In the past the Eurozone countries did the bare minimum to ensure that immediate threats to the bloc were addressed but on a larger scale, did nothing to bring the countries fiscal affairs any closer together. This isn't a pressing concern now because of stimulus narrowing the different costs of borrowing in each country, essentially bringing competitiveness back in line between countries. Now that stimulus is winding down these countries yields will have to remain low on their own merit. Failure for this to occur would out the bloc back into a two speed Europe as competitiveness of the periphery countries hasn't been addressed. On the other side of the spectrum, if these less competitive countries do not keep their growth rates in line with the likes of Germany and France the ECB will delay and rate increases farther out into the future. This will be acceptable so long as Germany participates in the slowdown as well. If not, and inflation in Germany rises, the German government will have to accept this to allow for other countries to catch up in competitiveness, or start to push the ECB to look out for its interests.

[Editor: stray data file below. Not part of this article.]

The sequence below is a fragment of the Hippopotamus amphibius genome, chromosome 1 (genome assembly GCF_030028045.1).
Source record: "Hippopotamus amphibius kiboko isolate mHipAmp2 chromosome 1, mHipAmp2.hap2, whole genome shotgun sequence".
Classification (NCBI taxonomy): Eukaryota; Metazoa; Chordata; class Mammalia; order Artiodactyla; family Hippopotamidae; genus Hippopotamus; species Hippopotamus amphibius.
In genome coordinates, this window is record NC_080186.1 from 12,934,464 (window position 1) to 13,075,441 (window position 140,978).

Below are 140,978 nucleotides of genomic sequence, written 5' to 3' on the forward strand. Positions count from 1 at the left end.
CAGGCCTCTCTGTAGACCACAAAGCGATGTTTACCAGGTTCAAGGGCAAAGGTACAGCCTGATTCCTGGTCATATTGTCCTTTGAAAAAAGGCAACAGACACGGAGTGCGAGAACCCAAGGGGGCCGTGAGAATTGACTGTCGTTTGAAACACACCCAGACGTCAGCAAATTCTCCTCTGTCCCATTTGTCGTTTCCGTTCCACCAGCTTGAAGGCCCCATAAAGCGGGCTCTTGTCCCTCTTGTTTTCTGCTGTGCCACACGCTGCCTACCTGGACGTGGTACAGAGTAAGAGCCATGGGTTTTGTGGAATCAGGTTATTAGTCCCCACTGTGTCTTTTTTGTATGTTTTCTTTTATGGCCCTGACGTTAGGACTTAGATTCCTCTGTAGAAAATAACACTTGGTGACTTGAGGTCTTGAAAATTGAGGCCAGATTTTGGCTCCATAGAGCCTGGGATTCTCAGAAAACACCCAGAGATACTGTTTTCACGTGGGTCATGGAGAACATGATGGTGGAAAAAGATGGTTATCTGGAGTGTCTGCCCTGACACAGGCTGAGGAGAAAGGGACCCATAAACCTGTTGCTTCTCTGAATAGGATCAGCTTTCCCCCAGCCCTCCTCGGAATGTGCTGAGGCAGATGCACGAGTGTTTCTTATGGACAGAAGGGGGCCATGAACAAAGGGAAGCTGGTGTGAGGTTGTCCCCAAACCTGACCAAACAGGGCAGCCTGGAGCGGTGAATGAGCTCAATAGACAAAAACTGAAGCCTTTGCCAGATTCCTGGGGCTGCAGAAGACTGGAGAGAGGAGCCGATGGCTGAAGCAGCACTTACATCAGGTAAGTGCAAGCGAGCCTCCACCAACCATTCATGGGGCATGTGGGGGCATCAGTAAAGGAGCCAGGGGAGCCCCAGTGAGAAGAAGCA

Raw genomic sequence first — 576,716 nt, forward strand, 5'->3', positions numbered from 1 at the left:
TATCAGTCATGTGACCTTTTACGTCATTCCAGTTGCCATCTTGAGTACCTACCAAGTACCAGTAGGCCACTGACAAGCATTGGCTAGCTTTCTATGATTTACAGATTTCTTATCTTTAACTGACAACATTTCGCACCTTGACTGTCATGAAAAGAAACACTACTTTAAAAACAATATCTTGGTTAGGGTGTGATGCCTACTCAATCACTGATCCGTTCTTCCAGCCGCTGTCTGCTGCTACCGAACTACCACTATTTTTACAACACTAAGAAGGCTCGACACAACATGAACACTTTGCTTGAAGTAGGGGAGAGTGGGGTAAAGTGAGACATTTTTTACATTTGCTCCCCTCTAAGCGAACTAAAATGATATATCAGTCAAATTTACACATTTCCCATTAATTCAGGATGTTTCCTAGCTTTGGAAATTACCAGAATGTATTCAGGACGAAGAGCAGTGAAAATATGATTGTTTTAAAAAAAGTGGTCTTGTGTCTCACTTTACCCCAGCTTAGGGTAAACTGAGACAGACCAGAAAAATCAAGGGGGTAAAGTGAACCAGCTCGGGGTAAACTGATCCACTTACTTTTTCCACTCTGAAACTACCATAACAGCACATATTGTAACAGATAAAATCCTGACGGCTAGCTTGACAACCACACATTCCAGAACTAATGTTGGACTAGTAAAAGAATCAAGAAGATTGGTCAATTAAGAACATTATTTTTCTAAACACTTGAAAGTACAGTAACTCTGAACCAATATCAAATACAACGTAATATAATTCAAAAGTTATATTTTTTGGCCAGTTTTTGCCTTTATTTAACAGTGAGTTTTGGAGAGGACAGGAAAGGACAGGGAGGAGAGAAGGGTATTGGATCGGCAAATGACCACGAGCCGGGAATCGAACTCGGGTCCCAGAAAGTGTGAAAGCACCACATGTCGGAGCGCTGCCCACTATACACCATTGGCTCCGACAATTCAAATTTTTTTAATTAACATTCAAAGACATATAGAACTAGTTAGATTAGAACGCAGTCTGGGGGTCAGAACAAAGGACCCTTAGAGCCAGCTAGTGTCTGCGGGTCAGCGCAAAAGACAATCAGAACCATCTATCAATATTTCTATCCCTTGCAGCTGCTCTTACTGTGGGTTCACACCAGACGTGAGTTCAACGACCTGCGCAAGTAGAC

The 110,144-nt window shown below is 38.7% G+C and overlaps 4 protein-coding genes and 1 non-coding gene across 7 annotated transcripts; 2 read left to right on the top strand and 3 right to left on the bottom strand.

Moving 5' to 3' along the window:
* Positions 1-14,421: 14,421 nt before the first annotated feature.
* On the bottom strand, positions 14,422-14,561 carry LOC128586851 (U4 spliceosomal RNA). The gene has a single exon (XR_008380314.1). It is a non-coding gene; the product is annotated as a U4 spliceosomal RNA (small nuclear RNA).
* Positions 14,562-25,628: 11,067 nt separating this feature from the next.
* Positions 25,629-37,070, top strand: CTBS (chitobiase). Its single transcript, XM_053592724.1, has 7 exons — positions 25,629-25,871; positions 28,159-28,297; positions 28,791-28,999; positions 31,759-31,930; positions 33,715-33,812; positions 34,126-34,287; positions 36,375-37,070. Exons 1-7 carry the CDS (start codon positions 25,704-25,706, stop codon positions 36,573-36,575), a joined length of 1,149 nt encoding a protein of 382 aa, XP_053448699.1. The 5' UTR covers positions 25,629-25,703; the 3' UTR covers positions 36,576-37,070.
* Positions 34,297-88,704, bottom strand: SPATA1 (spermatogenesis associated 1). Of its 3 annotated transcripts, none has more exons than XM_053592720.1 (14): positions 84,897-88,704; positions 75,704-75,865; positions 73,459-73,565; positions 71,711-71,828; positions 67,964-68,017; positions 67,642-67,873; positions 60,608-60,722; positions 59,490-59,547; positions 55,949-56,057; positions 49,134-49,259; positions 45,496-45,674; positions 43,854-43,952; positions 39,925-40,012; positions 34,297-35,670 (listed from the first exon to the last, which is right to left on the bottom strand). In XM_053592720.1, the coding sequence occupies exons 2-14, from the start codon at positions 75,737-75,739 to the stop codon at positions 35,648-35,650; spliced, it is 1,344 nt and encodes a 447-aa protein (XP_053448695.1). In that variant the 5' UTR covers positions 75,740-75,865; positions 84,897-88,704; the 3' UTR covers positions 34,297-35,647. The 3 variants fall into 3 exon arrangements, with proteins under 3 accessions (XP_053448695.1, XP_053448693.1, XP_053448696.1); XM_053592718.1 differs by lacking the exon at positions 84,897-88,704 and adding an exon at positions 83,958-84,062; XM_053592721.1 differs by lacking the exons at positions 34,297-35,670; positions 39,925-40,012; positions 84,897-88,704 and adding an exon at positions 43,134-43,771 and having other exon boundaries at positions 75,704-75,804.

This time truly is different in the political spectrum. In the early years of the euros crisis all of the countries would come together at the last minute to ensure a deal, and prevent countries from leaving the Euro or defaulting. Now the European landscape looks much different. Britain, while not in the Euro, has voted to leave the EU and shows how messy that can be in practice. Germany is still trying to hammer down a coalition government after Angela Merkel and her Christian Democratic Union lost their majority, and nationalists have taken a greater piece of the pie in parliament. This is not isolated, nationalistic parties have gained in popularity as the refugee crisis and an unequal economic recovery shifted the balance of power we saw in the last crisis. France was spared a nationalistic government but now needs Germany to form a government in order to press its agenda. Italy will be voting in March and, at best, we will get gridlock. Periphery countries are voting in leaders less willing to take more austerity, and core countries voting in governments less likely to agree to more bailouts. The current balance of improving growth, low inflation, and tight yield spreads will need to remain in an environment with more elections, less stimulus and immigration still a topic on everyone's mind.